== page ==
PTAB Selective on Trial Grounds
Having now completed the multi-city tour for the Practicing Law Institute’s USPTO Post Grant Patent Trials 2013 (on demand program here), I am still struck by the degree of doom and gloom expressed by the patent monetization crowd. Throughout the program stops in Chicago, New York City and earlier this week, San Francisco, many attendees expressed the concern that the new post grant PTAB proceedings were “patent killers.” Specifically, the institution rate of the trial orders issued to date was considered high (only two being denied). This, coupled with the more favorable challenger standards of the PTAB, has more than a few patentees quite worried.
While it is certainly true that the PTAB is a more favorable venue for patent challengers (no presumption of patent validity, no clear and convincing evidentiary requirements, etc), the trial orders issued to date show an intent on behalf of the PTAB to simplify and focus the dispute for trial. This simplification vastly reduces the workload of patentees relative to the old inter partes patent reexamination system. And with the addition of discovery before the PTAB, ultimate success for patentees seems far more likely before the PTAB relative to the old, never-ending, patent reexamination timelines.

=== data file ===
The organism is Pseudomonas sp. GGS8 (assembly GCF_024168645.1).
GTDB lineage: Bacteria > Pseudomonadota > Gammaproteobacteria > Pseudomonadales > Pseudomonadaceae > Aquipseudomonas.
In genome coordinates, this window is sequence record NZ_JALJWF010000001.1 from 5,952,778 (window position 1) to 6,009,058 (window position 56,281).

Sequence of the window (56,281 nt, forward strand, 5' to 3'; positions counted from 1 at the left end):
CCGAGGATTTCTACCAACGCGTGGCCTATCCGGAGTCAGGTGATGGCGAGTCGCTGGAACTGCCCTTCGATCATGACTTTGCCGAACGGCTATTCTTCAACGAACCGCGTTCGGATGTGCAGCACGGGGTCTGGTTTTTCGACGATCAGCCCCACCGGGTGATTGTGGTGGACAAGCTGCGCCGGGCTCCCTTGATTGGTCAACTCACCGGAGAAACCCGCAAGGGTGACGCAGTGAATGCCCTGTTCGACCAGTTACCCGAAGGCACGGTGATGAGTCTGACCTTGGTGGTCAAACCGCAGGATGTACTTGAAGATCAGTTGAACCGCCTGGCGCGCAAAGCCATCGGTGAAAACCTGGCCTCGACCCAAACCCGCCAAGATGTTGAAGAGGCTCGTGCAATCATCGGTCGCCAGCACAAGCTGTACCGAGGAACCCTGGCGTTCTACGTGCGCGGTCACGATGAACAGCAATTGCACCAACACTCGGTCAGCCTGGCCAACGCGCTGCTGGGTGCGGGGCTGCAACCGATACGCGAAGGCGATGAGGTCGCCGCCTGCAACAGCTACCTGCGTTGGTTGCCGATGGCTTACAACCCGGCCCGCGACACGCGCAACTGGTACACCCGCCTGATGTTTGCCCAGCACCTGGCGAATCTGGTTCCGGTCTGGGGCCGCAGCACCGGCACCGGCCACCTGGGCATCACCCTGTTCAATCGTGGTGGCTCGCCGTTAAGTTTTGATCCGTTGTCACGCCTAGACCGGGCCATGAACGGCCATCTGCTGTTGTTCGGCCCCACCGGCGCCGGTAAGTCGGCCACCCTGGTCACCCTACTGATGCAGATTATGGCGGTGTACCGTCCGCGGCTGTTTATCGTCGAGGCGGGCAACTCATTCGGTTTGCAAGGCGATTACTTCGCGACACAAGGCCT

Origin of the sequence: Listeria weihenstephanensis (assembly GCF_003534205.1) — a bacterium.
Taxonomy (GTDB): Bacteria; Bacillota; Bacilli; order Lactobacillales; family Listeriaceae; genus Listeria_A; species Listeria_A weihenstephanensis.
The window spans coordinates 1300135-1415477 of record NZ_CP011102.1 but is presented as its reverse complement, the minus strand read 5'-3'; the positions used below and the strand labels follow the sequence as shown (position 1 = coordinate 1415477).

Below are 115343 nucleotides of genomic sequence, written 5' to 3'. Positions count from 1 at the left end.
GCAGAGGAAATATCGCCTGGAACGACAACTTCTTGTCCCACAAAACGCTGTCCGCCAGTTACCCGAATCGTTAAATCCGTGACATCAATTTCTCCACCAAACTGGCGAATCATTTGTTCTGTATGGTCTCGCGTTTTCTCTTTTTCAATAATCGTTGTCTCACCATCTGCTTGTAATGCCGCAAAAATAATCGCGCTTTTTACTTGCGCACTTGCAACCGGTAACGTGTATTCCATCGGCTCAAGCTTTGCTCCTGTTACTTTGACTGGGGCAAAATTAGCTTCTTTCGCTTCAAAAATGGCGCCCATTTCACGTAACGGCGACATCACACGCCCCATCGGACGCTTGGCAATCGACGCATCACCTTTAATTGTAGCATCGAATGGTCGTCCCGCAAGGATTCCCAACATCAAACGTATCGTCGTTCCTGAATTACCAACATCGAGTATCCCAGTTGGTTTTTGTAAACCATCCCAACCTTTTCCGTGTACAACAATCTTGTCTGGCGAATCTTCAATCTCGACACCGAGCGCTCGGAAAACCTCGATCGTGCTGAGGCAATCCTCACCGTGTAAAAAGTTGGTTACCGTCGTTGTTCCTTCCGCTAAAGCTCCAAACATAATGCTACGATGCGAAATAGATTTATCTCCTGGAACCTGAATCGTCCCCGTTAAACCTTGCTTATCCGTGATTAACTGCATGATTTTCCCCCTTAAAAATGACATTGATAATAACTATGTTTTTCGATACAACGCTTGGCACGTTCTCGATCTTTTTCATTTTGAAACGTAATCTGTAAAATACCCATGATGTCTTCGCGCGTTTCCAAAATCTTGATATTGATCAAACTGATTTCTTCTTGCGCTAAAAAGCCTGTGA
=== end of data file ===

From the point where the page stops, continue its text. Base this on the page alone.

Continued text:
Under the old reexamination model, patentees were typically faced with 20+ rejections backed with declaration evidence. The declaration evidence was taken at face value due to the inability to cross-examine the declarant. In many cases, these reexamination proceeding were pending (fully contested to the CAFC) for five years or more.
On the other hand in the PTAB Trial Orders to date, redundant grounds are filtered out and trial is ordered on the strongest grounds (as determined by the panel of judges). As to the initial institution rate, this should not come as a surprise. That is to say, given the one-sided nature of the preliminary proceeding before institution (no declaration evidence permitted from the patentee prior to Order), petitioner evidence will typically prevail over attorney argument. The ultimate outcome of the trial could be quite different.
Below is an overview of the petition results to date.
Click here to view diagram.